1892, June 10: Hawaii’s first kindergarten/preschool is organized in a new cottage on the Chinese Church premises as a classroom, Mildred Kinney with the assistance of Hattie Chang, a church member, gathered together 11 tiny tots, children of members of the church and residents of Chaplain Lane. The only equipment they had at first consisted of a “handful of wiliwili seeds and some bits of chalk.” Miss Kinney recalls that her pupils included several “whose bound feet required their fathers to carry them to and from the school.”
Mission stations are established in various islands as well as in the different sections of the growing city of Honolulu. On Hawaii, these included one in Kohala, another in Hilo. On Maui, there was one in Wailuku and another at Makawao. On Kauai, the three centers were Waimea, Hanapepe and Hanalei where there were thriving rice plantations.
In Honolulu, besides the Gospel Hall on Hotel Street, another was started near Aala Park, known as the Aala Branch Mission.
1906: A gospel hall called the Beretania Mission was established under Elijah and Jessie MacKenzie at 74 North Beretania Street on Beretania and Maunakea Streets which attracted older Cantonese-speaking Chinese and many young people.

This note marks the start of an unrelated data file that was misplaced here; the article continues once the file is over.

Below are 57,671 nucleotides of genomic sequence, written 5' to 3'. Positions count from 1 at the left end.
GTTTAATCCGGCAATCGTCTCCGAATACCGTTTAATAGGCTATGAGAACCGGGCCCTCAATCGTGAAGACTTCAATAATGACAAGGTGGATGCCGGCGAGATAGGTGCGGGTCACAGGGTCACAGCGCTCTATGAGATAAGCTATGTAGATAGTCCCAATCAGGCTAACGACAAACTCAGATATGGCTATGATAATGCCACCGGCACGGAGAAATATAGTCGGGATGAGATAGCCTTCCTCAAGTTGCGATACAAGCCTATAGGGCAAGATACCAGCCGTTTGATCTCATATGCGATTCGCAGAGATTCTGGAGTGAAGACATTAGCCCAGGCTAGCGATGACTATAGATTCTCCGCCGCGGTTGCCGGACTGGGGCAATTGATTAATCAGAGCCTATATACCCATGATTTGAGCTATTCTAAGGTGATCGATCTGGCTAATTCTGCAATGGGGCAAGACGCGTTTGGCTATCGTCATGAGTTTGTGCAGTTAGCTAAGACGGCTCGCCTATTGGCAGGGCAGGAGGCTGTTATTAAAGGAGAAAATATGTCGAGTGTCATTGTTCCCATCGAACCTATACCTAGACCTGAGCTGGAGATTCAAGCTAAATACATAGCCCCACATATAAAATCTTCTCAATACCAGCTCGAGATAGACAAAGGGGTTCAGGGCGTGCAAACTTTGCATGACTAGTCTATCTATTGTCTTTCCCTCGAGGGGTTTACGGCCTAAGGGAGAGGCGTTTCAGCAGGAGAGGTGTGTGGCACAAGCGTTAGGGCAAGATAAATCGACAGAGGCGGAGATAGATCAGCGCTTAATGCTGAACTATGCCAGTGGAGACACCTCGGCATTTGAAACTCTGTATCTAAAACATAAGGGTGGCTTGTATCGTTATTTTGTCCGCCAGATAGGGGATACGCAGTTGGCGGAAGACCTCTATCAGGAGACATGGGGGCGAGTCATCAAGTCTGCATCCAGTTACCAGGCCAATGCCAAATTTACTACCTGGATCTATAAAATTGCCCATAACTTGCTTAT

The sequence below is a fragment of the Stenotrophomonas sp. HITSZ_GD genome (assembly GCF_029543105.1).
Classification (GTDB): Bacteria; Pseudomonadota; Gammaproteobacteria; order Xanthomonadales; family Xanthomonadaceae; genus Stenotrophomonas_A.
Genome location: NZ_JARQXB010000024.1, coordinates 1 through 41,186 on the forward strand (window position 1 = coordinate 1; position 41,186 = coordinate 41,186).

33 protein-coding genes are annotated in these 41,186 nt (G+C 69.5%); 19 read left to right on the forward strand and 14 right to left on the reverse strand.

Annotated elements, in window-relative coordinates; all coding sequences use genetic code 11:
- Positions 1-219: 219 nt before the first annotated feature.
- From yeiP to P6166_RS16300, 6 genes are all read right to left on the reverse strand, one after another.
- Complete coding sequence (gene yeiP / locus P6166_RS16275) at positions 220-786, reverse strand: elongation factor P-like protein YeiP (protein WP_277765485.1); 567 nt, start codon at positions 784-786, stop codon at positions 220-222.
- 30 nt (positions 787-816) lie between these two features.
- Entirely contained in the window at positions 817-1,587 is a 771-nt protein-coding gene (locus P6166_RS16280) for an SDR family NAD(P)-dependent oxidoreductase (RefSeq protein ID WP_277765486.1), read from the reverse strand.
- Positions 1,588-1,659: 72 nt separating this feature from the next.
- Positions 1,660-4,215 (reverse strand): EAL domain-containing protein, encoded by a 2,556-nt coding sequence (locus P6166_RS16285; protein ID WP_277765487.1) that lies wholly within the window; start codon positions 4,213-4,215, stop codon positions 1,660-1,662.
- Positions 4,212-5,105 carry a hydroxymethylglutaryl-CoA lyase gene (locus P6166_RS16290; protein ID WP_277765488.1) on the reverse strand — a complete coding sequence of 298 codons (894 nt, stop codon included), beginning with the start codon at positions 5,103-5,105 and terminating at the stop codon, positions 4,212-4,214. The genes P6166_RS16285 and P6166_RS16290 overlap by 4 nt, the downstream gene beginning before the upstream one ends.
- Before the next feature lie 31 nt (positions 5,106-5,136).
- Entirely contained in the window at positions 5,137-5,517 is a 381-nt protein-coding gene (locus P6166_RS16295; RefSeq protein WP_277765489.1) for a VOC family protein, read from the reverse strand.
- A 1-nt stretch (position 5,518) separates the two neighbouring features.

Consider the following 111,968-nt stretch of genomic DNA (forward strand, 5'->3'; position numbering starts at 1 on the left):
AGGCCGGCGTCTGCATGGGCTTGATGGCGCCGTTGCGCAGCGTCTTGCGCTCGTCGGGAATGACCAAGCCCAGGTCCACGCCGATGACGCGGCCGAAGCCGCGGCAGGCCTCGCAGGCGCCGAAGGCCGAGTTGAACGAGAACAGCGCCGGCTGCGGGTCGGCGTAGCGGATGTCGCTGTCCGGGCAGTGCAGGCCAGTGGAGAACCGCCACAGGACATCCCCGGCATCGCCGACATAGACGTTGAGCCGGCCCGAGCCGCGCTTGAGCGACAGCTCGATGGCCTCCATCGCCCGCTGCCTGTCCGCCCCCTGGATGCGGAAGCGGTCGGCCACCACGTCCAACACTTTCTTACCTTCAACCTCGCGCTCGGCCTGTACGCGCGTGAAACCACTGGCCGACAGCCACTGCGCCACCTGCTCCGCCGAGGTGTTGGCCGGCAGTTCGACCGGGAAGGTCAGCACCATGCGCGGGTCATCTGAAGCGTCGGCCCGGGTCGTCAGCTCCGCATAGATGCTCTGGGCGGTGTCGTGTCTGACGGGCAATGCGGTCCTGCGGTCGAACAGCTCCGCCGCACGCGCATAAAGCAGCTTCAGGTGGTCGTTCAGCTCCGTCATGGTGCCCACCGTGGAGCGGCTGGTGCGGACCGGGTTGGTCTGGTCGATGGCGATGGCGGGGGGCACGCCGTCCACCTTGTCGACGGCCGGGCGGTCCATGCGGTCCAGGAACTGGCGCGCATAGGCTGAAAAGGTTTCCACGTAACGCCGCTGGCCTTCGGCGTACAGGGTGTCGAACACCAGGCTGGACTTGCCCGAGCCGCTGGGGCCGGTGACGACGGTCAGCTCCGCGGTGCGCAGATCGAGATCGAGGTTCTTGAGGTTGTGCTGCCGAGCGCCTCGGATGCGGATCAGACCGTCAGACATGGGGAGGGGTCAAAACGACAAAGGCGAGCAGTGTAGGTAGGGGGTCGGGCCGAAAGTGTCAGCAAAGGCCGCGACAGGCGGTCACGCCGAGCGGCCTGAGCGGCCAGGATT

1915: Frank Damon dies and the Reverend William Brewster Oleson, former principal of Kamehameha School for Boys, temporarily takes charge of the Chinese work.
1915: The Rev. Norman C. Schenck takes over as permanent head of the Chinese Work.
1915: A Gospel Hall was established on Beretania and Maunakea Streets under the guidance of Mr. and Mrs. Elijah MacKenzie. When the work grew, permission was granted to form a second Chinese Second Congregational Church, also known as the Yee Jee Wui or the Beretania Church of Christ. The cornerstone for the new structure was laid in 1917 and the new
church building was dedicated in June of 1918 with the Rev. Tse Kei Yuen as its first pastor. It is now the United Church of Christ on Judd Street.
1919: The Fort Street Chinese Church attains the status of self-support, From that time on, not only did it not receive financial help from the Mlssion Board, but contributed its share of support to assist the general work as well.
1926: A new site was found at 1054 South King Street on the old Grandville Hotel property and the membership voted to sell the Fort Street property for $65,000 and buy the new site for exactly the same amount. It was Indeed a fair exchange.
During the interim period of a year and a half, we borrowed the use of the Chinese Y.M.C.A. meeting hall back of the Central Fire Station for worship. It was during this particular time that many of our Church records were destroyed due to a disastrous fire.